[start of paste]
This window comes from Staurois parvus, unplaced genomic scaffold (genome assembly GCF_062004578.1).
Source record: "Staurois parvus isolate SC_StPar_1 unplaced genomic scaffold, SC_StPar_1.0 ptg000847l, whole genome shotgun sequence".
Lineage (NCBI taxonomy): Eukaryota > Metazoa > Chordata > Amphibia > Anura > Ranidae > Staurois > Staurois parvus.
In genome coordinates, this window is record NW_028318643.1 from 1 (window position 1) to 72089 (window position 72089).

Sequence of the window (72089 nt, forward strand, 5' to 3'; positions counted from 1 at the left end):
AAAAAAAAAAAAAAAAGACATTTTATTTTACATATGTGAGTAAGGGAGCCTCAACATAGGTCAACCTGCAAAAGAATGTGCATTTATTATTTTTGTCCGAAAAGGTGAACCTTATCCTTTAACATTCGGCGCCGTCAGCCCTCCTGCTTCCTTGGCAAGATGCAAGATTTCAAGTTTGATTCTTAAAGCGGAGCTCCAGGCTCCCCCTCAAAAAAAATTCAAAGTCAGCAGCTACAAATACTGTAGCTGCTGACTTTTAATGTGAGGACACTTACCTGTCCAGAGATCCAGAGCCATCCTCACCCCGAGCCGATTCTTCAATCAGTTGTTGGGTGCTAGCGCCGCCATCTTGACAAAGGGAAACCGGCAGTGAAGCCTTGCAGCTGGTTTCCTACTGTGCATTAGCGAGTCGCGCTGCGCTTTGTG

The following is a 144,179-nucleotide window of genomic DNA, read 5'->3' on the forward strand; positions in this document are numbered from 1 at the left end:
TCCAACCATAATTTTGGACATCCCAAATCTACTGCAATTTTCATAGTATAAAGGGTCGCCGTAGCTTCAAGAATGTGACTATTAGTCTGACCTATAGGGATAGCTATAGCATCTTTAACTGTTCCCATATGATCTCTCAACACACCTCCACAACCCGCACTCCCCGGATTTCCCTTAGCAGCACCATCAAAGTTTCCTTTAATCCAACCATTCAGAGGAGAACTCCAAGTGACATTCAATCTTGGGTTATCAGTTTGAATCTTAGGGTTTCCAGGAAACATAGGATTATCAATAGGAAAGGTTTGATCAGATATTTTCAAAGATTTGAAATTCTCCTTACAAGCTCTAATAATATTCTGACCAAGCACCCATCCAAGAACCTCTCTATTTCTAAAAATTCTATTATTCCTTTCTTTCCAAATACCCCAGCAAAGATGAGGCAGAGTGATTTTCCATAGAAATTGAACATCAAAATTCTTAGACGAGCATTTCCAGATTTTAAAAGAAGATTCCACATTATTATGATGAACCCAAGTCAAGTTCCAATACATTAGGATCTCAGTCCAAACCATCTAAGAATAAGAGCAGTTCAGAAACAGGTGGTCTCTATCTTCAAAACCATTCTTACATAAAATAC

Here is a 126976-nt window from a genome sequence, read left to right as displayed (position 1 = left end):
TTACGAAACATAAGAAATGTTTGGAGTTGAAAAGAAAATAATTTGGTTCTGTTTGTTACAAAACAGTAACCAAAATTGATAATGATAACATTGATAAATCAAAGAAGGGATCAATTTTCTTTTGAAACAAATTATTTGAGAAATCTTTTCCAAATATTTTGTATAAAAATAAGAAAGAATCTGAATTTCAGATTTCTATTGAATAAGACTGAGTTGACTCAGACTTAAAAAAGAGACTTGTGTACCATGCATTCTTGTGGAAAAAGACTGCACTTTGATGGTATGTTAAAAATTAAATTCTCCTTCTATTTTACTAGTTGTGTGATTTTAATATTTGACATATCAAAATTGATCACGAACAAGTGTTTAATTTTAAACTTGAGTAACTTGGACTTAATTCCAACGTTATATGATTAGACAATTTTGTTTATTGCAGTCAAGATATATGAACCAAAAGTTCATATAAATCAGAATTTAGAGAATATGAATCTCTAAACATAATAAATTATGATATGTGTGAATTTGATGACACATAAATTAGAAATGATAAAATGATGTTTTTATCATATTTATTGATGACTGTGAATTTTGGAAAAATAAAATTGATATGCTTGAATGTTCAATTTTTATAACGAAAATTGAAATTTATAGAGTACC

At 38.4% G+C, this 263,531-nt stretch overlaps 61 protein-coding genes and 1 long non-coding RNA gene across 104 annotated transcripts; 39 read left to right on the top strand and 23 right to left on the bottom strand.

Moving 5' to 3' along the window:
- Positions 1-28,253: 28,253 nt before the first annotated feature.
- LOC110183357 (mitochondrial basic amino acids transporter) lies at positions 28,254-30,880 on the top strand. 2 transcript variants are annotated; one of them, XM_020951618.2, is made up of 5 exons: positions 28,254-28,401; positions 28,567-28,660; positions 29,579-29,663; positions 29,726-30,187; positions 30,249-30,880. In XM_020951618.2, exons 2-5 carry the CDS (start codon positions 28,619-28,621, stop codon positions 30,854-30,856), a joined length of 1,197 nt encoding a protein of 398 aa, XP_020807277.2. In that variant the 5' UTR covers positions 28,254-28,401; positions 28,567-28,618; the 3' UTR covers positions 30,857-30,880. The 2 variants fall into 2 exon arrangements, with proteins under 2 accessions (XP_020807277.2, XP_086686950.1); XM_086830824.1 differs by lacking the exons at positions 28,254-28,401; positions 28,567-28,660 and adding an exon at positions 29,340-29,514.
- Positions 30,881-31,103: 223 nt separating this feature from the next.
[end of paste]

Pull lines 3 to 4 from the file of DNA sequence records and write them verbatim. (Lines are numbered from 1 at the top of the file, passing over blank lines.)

Lineage (NCBI taxonomy): Eukaryota > Metazoa > Chordata > Amphibia > Anura > Ranidae > Staurois > Staurois parvus.
In genome coordinates, this window is record NW_028318643.1 from 1 (window position 1) to 72089 (window position 72089).